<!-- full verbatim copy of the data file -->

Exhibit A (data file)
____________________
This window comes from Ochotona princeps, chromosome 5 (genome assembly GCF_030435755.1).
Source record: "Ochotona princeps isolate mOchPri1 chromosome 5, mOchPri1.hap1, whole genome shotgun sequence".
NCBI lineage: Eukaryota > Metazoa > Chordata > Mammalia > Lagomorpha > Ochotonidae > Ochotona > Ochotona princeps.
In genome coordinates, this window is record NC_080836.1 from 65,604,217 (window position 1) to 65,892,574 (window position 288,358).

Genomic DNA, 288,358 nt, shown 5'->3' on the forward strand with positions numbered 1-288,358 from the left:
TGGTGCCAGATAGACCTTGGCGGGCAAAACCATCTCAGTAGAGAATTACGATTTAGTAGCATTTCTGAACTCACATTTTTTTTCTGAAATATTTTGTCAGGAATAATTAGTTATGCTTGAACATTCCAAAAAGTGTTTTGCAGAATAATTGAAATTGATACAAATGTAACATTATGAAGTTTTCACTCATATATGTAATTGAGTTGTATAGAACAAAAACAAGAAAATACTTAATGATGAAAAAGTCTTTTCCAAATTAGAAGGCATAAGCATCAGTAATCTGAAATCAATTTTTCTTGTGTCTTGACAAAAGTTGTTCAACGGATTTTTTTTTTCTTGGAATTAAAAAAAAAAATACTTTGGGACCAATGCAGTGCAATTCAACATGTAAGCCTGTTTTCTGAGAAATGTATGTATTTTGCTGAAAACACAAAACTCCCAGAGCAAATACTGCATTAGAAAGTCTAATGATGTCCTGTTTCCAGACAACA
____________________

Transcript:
This window comes from Ochotona princeps, chromosome 5 (genome assembly GCF_030435755.1).
Source record: "Ochotona princeps isolate mOchPri1 chromosome 5, mOchPri1.hap1, whole genome shotgun sequence".
NCBI lineage: Eukaryota > Metazoa > Chordata > Mammalia > Lagomorpha > Ochotonidae > Ochotona > Ochotona princeps.
In genome coordinates, this window is record NC_080836.1 from 65,604,217 (window position 1) to 65,892,574 (window position 288,358).

Genomic DNA, 288,358 nt, shown 5'->3' on the forward strand with positions numbered 1-288,358 from the left:
TGGTGCCAGATAGACCTTGGCGGGCAAAACCATCTCAGTAGAGAATTACGATTTAGTAGCATTTCTGAACTCACATTTTTTTTCTGAAATATTTTGTCAGGAATAATTAGTTATGCTTGAACATTCCAAAAAGTGTTTTGCAGAATAATTGAAATTGATACAAATGTAACATTATGAAGTTTTCACTCATATATGTAATTGAGTTGTATAGAACAAAAACAAGAAAATACTTAATGATGAAAAAGTCTTTTCCAAATTAGAAGGCATAAGCATCAGTAATCTGAAATCAATTTTTCTTGTGTCTTGACAAAAGTTGTTCAACGGATTTTTTTTTTCTTGGAATTAAAAAAAAAAATACTTTGGGACCAATGCAGTGCAATTCAACATGTAAGCCTGTTTTCTGAGAAATGTATGTATTTTGCTGAAAACACAAAACTCCCAGAGCAAATACTGCATTAGAAAGTCTAATGATGTCCTGTTTCCAGACAACA